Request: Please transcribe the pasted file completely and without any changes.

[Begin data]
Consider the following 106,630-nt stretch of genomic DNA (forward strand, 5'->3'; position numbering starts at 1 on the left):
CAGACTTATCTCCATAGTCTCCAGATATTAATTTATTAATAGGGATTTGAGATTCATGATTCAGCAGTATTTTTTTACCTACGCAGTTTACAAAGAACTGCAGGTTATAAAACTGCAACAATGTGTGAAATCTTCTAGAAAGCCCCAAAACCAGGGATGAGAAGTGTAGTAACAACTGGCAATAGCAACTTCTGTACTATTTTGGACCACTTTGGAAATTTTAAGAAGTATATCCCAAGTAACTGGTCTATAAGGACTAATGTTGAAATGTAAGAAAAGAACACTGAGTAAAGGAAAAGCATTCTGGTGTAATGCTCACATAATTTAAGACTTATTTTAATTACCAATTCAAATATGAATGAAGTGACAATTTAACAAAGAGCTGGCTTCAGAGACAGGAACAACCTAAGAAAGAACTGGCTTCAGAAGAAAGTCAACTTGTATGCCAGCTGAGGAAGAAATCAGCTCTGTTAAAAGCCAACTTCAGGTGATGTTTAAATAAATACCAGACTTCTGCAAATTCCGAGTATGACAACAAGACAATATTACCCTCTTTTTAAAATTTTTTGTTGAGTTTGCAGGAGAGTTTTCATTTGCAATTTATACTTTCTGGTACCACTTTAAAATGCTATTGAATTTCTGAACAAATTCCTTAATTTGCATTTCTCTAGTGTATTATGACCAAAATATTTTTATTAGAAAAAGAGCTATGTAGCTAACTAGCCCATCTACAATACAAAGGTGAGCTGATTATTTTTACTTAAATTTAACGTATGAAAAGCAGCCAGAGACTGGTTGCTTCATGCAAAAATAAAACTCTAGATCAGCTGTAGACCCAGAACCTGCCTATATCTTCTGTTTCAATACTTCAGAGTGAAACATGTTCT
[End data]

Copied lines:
Consider the following 106,630-nt stretch of genomic DNA (forward strand, 5'->3'; position numbering starts at 1 on the left):
CAGACTTATCTCCATAGTCTCCAGATATTAATTTATTAATAGGGATTTGAGATTCATGATTCAGCAGTATTTTTTTACCTACGCAGTTTACAAAGAACTGCAGGTTATAAAACTGCAACAATGTGTGAAATCTTCTAGAAAGCCCCAAAACCAGGGATGAGAAGTGTAGTAACAACTGGCAATAGCAACTTCTGTACTATTTTGGACCACTTTGGAAATTTTAAGAAGTATATCCCAAGTAACTGGTCTATAAGGACTAATGTTGAAATGTAAGAAAAGAACACTGAGTAAAGGAAAAGCATTCTGGTGTAATGCTCACATAATTTAAGACTTATTTTAATTACCAATTCAAATATGAATGAAGTGACAATTTAACAAAGAGCTGGCTTCAGAGACAGGAACAACCTAAGAAAGAACTGGCTTCAGAAGAAAGTCAACTTGTATGCCAGCTGAGGAAGAAATCAGCTCTGTTAAAAGCCAACTTCAGGTGATGTTTAAATAAATACCAGACTTCTGCAAATTCCGAGTATGACAACAAGACAATATTACCCTCTTTTTAAAATTTTTTGTTGAGTTTGCAGGAGAGTTTTCATTTGCAATTTATACTTTCTGGTACCACTTTAAAATGCTATTGAATTTCTGAACAAATTCCTTAATTTGCATTTCTCTAGTGTATTATGACCAAAATATTTTTATTAGAAAAAGAGCTATGTAGCTAACTAGCCCATCTACAATACAAAGGTGAGCTGATTATTTTTACTTAAATTTAACGTATGAAAAGCAGCCAGAGACTGGTTGCTTCATGCAAAAATAAAACTCTAGATCAGCTGTAGACCCAGAACCTGCCTATATCTTCTGTTTCAATACTTCAGAGTGAAACATGTTCT